Kubernetes namespace as a Service

Hi, I’m from a software development company that also provides application hosting, we haven’t used Kubernetes yet, but intrigued to use it on production after testing it.

We have many customers that have many applications to host. currently the customer orders a VPS (or EC2 servers in a network) and we manage it to host their applications and monitor it. This is kind of a pain because we have so many servers to manage.

My idea is to create a Kubernetes cluster for hosting all of the applications and isolate each customer apps into its own namespaces (with some limits, and specific nodes).

However, we’re not really sure if this is the best practice, most of our apps are stateful and monolithic, how chaotic would it be if the idea implemented?

Since you don’t have experience managing Kubernetes (I assume), perhaps a better idea would be to use a managed-Kubernetes service from AWS (you mentioned EC2). EKS would provide a managed control-plane and if you don’t want to manage any EC2 instances, you may consider using Fargate to deploy your client’s applications.

If you are familiar with IAM policies it may be easier for you to properly isolate your clients applications from each other (and from other’s clients applications). AWS offers its own monitoring services and even Prometheus+Grafana+ELK/OpenSearch, that you may need to deploy to monitor your self-managed cluster and applications.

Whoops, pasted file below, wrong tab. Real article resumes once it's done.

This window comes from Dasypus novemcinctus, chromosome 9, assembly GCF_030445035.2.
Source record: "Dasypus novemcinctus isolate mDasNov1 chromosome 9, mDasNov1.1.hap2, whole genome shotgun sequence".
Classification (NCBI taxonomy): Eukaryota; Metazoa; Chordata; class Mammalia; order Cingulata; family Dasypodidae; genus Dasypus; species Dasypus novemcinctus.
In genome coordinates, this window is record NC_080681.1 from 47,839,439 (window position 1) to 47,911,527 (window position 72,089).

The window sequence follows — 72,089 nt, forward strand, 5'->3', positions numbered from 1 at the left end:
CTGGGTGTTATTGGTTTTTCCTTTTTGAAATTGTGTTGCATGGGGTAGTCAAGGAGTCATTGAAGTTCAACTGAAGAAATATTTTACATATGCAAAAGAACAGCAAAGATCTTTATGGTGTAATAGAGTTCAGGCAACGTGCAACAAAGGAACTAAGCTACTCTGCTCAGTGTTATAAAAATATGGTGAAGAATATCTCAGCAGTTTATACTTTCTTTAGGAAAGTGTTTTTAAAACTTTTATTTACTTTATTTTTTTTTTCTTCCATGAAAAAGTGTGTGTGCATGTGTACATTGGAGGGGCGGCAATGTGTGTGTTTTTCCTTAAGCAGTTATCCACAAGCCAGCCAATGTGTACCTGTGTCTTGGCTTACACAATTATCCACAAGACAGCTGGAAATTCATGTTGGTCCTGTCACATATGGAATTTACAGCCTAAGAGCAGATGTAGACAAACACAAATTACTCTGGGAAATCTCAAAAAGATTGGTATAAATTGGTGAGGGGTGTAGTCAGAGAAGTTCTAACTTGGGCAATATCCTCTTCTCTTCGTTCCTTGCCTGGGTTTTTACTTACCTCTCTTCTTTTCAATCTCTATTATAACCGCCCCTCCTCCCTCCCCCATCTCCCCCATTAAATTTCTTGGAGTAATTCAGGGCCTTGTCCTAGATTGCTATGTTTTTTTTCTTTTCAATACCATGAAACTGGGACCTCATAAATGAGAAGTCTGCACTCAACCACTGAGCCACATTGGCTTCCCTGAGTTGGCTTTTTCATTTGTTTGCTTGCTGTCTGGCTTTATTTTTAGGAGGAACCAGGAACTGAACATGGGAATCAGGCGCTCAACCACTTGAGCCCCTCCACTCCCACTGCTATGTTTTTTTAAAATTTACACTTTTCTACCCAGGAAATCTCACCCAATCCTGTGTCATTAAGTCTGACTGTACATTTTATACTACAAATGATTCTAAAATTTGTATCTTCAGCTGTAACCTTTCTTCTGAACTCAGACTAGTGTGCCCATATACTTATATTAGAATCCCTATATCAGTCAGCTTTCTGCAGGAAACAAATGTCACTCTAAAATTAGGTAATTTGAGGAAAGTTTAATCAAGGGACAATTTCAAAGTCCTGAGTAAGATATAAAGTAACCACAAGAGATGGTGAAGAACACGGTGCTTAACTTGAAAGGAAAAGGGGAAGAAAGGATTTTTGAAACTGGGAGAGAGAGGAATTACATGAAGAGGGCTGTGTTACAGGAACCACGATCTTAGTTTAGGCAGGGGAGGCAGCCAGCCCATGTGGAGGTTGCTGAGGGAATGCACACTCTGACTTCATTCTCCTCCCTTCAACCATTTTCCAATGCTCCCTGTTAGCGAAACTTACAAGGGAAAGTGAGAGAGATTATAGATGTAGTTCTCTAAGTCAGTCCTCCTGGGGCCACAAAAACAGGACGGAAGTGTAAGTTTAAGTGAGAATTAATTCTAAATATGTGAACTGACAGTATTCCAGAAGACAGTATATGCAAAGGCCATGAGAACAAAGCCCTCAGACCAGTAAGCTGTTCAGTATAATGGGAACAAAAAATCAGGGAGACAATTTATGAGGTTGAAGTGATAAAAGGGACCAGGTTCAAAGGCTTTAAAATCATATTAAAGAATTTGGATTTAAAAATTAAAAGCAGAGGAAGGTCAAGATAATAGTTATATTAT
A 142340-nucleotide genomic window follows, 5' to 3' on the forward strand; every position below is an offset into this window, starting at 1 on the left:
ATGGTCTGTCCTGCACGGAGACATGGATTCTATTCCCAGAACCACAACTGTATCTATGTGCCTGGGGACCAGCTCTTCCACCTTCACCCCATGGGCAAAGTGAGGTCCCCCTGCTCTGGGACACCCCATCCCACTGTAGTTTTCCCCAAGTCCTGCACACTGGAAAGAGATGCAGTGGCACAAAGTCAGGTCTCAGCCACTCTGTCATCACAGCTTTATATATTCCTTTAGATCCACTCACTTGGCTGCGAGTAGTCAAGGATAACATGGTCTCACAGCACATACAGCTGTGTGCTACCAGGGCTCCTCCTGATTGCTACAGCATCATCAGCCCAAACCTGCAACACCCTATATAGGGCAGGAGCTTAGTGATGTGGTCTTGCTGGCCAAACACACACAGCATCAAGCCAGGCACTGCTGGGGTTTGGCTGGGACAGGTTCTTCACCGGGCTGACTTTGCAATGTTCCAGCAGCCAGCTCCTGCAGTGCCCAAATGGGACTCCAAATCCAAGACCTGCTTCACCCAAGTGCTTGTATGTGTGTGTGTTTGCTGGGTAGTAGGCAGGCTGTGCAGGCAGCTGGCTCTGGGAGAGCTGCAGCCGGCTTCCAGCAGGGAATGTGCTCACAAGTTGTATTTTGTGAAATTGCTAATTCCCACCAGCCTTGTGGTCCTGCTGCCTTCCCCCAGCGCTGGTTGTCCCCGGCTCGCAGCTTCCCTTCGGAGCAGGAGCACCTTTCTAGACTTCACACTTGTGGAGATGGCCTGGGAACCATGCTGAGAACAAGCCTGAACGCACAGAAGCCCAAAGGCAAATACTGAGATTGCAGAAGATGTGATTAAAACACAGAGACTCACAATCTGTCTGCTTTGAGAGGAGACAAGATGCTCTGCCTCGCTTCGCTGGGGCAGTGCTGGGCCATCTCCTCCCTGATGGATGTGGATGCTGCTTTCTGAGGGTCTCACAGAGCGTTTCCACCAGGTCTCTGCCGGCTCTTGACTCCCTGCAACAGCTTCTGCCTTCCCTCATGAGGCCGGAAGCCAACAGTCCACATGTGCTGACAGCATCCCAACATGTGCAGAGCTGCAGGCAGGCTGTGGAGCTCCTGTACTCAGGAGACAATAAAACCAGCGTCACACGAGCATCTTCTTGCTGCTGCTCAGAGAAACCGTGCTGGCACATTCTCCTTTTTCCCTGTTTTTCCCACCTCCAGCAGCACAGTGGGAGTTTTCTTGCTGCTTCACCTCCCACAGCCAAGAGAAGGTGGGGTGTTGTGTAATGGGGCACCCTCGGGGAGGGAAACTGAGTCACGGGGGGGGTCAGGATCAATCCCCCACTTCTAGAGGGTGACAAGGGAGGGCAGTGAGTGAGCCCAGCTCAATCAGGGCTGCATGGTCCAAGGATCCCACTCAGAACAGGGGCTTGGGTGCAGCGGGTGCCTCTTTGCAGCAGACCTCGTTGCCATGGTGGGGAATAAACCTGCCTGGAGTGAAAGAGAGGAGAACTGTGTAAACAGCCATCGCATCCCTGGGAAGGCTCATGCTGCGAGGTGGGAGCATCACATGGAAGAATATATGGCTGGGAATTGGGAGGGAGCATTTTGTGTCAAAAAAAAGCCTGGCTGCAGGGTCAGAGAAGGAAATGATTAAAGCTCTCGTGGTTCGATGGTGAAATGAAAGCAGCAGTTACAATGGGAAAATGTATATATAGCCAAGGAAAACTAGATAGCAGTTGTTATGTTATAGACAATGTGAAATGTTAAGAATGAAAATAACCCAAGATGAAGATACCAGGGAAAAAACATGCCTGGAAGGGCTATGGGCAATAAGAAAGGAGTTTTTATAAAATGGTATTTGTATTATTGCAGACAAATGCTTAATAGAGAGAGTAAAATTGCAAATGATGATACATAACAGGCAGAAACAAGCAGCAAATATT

You can fully isolate applications in your self-managed cluster, but it requires you to have some knowledge on Network Policies and RBAC. Namespaces on its own does not always isolate applications between them (depends on configuration). This is old (2016), but in Kubernetes Namespaces: use cases and insights one of the reasons not to use Namespaces is:

In some circumstances Kubernetes Namespaces will not provide the isolation that you need. This may be due to geographical, billing or security factors. For all the benefits of the logical partitioning of namespaces, there is currently no ability to enforce the partitioning. Any user or resource in a Kubernetes cluster may access any other resource in the cluster regardless of namespace. So, if you need to protect or isolate resources, the ultimate namespace is a separate Kubernetes cluster against which you may apply your regular security|ACL controls.

In 2017, Kubernetes 1.8, Network Policies provided “the ability to enforce the partitioning” (that was lacking in the previously mentioned article from 2016) but you have to configure them as the Default policies:

By default, if no policies exist in a namespace, then all ingress and egress traffic is allowed to and from pods in that namespace.

If you want to move away from managing “so many servers”, you will be changing managing “many EC2” instances to managing “many EC2” instances (in your self-managed cluster) and having to deal with Kubernetes.

My advice would be to focus on your core business (coding) and use a managed Kubernetes service from your favorite hyperscaler (AWS/Azure/GCP).

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